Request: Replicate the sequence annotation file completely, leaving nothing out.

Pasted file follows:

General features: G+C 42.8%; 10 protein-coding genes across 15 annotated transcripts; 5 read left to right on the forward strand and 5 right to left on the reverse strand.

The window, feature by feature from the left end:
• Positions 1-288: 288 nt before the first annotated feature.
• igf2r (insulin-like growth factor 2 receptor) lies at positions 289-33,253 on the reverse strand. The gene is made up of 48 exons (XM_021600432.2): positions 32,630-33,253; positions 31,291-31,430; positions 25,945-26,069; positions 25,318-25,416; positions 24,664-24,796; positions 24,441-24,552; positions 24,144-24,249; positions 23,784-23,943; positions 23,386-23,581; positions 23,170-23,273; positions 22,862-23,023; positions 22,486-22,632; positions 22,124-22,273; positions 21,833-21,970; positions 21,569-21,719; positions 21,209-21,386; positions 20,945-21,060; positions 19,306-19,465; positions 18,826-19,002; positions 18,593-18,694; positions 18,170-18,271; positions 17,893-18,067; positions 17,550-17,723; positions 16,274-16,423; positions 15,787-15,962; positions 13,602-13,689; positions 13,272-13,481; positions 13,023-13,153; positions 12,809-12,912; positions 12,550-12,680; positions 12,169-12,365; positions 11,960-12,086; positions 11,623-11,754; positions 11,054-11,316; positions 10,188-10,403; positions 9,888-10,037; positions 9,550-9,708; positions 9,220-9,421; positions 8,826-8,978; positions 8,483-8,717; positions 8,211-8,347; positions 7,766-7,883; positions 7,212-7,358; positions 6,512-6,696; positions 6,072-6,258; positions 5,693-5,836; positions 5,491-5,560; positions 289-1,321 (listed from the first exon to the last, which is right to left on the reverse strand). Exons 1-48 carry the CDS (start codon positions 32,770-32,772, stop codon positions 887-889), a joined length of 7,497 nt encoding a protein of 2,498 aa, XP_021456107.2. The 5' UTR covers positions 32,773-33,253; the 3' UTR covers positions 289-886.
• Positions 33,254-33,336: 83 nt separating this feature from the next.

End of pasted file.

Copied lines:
General features: G+C 42.8%; 10 protein-coding genes across 15 annotated transcripts; 5 read left to right on the forward strand and 5 right to left on the reverse strand.

The window, feature by feature from the left end:
• Positions 1-288: 288 nt before the first annotated feature.
• igf2r (insulin-like growth factor 2 receptor) lies at positions 289-33,253 on the reverse strand. The gene is made up of 48 exons (XM_021600432.2): positions 32,630-33,253; positions 31,291-31,430; positions 25,945-26,069; positions 25,318-25,416; positions 24,664-24,796; positions 24,441-24,552; positions 24,144-24,249; positions 23,784-23,943; positions 23,386-23,581; positions 23,170-23,273; positions 22,862-23,023; positions 22,486-22,632; positions 22,124-22,273; positions 21,833-21,970; positions 21,569-21,719; positions 21,209-21,386; positions 20,945-21,060; positions 19,306-19,465; positions 18,826-19,002; positions 18,593-18,694; positions 18,170-18,271; positions 17,893-18,067; positions 17,550-17,723; positions 16,274-16,423; positions 15,787-15,962; positions 13,602-13,689; positions 13,272-13,481; positions 13,023-13,153; positions 12,809-12,912; positions 12,550-12,680; positions 12,169-12,365; positions 11,960-12,086; positions 11,623-11,754; positions 11,054-11,316; positions 10,188-10,403; positions 9,888-10,037; positions 9,550-9,708; positions 9,220-9,421; positions 8,826-8,978; positions 8,483-8,717; positions 8,211-8,347; positions 7,766-7,883; positions 7,212-7,358; positions 6,512-6,696; positions 6,072-6,258; positions 5,693-5,836; positions 5,491-5,560; positions 289-1,321 (listed from the first exon to the last, which is right to left on the reverse strand). Exons 1-48 carry the CDS (start codon positions 32,770-32,772, stop codon positions 887-889), a joined length of 7,497 nt encoding a protein of 2,498 aa, XP_021456107.2. The 5' UTR covers positions 32,773-33,253; the 3' UTR covers positions 289-886.
• Positions 33,254-33,336: 83 nt separating this feature from the next.